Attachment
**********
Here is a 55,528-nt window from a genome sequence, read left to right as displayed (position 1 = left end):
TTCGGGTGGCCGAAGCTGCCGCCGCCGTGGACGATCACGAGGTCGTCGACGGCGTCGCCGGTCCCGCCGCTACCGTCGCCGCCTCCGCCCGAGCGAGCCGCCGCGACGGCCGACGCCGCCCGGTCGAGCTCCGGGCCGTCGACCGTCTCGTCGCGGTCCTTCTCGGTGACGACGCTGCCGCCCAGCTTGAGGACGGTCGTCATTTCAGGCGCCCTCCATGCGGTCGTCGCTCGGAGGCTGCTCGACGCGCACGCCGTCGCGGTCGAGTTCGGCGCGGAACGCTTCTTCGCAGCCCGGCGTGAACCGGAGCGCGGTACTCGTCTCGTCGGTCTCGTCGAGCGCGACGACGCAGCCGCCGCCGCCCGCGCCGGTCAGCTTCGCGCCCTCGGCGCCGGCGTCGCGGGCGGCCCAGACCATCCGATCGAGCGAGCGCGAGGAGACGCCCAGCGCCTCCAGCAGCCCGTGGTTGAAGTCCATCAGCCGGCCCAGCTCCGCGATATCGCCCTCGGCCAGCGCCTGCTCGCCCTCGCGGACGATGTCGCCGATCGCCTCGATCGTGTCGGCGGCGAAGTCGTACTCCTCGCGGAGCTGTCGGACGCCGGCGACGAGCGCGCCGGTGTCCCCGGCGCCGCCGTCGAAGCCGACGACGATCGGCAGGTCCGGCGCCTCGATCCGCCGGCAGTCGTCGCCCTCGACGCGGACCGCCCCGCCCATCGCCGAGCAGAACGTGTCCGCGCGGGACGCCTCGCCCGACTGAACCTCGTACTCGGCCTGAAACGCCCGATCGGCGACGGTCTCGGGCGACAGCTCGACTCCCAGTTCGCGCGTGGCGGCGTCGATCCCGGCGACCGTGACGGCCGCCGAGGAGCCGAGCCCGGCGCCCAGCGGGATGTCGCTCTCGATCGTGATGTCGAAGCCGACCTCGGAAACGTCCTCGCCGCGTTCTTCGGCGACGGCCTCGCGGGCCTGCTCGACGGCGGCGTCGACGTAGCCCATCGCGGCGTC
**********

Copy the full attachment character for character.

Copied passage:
Here is a 55,528-nt window from a genome sequence, read left to right as displayed (position 1 = left end):
TTCGGGTGGCCGAAGCTGCCGCCGCCGTGGACGATCACGAGGTCGTCGACGGCGTCGCCGGTCCCGCCGCTACCGTCGCCGCCTCCGCCCGAGCGAGCCGCCGCGACGGCCGACGCCGCCCGGTCGAGCTCCGGGCCGTCGACCGTCTCGTCGCGGTCCTTCTCGGTGACGACGCTGCCGCCCAGCTTGAGGACGGTCGTCATTTCAGGCGCCCTCCATGCGGTCGTCGCTCGGAGGCTGCTCGACGCGCACGCCGTCGCGGTCGAGTTCGGCGCGGAACGCTTCTTCGCAGCCCGGCGTGAACCGGAGCGCGGTACTCGTCTCGTCGGTCTCGTCGAGCGCGACGACGCAGCCGCCGCCGCCCGCGCCGGTCAGCTTCGCGCCCTCGGCGCCGGCGTCGCGGGCGGCCCAGACCATCCGATCGAGCGAGCGCGAGGAGACGCCCAGCGCCTCCAGCAGCCCGTGGTTGAAGTCCATCAGCCGGCCCAGCTCCGCGATATCGCCCTCGGCCAGCGCCTGCTCGCCCTCGCGGACGATGTCGCCGATCGCCTCGATCGTGTCGGCGGCGAAGTCGTACTCCTCGCGGAGCTGTCGGACGCCGGCGACGAGCGCGCCGGTGTCCCCGGCGCCGCCGTCGAAGCCGACGACGATCGGCAGGTCCGGCGCCTCGATCCGCCGGCAGTCGTCGCCCTCGACGCGGACCGCCCCGCCCATCGCCGAGCAGAACGTGTCCGCGCGGGACGCCTCGCCCGACTGAACCTCGTACTCGGCCTGAAACGCCCGATCGGCGACGGTCTCGGGCGACAGCTCGACTCCCAGTTCGCGCGTGGCGGCGTCGATCCCGGCGACCGTGACGGCCGCCGAGGAGCCGAGCCCGGCGCCCAGCGGGATGTCGCTCTCGATCGTGATGTCGAAGCCGACCTCGGAAACGTCCTCGCCGCGTTCTTCGGCGACGGCCTCGCGGGCCTGCTCGACGGCGGCGTCGACGTAGCCCATCGCGGCGTC